Grouting can be used to solve a variety of geotechnical construction issues. Grouting programs can be used to densify existing soils (compaction grouting, consolidation grouting), to fill voids in soil, rock, and underneath existing structures (remediation grouting, pressure grouting), and to provide groundwater cutoffs in soil and rock (curtain grouting). Grouting can also be used to underpin existing foundations, as well as to elevate or “jack up” slabs and foundations which have experienced unwanted settlement.
While each grouting program has its own unique characteristics, most possess a number of similarities. Generally speaking, a series of drill holes are laid out in advance. A pattern of primary holes are laid out first, and may be spaced 10 to 20 feet apart. A pattern of intermittent secondary, tertiary, and/or quaternary holes are then laid out at a closer spacing between each of the primary holes. After primary holes have been completed, subsequent holes are used not only to augment the initial grout placement, but also to gauge the success of the initial grouting, through the careful observation of grout encountered during the drilling of any following holes.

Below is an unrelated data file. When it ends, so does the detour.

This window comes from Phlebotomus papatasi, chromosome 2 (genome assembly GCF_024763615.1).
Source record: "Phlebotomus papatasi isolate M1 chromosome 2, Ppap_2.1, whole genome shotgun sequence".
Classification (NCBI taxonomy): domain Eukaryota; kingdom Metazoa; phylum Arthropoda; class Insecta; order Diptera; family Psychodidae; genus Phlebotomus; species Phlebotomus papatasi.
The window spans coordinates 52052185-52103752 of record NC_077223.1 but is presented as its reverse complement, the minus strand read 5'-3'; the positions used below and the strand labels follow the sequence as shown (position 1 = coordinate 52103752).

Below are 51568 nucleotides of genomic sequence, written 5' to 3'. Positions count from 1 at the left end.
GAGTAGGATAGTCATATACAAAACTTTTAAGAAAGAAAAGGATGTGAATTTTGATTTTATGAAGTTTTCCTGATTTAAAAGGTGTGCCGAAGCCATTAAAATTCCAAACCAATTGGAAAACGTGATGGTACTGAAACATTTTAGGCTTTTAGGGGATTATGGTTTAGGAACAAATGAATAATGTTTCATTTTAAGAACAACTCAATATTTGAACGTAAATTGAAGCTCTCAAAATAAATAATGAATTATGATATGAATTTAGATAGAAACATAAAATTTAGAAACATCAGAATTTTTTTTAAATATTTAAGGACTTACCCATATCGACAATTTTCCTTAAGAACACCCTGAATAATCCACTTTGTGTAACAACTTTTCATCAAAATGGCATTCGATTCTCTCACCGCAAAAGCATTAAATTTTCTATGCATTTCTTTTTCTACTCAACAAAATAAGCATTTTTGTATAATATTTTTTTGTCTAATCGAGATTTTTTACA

Once the grouting program commences, a drilled hole is first advanced to a targeted depth. This depth is selected based upon the desired goal of the grouting program, as well as the subsurface conditions present. The drilled hole will generally be created by advancing a temporary outer drill casing, and may also include the advancement of inner drill rods. When the required tip elevation is reached, the grout can be placed in a number of ways. Grout can be placed under relatively low pressures (typical when filling large voids), or can be pumped under high pressures (when infiltrating fractures in rock, densifying soil masses, or elevating structures). The volume and placement of grout can also be controlled through the use of flow meters and packers, allowing for more calculated execution of the work. Grouting can be performed in one or more “stages” depending upon the desired goals of each project, allowing for further control of the grout placement.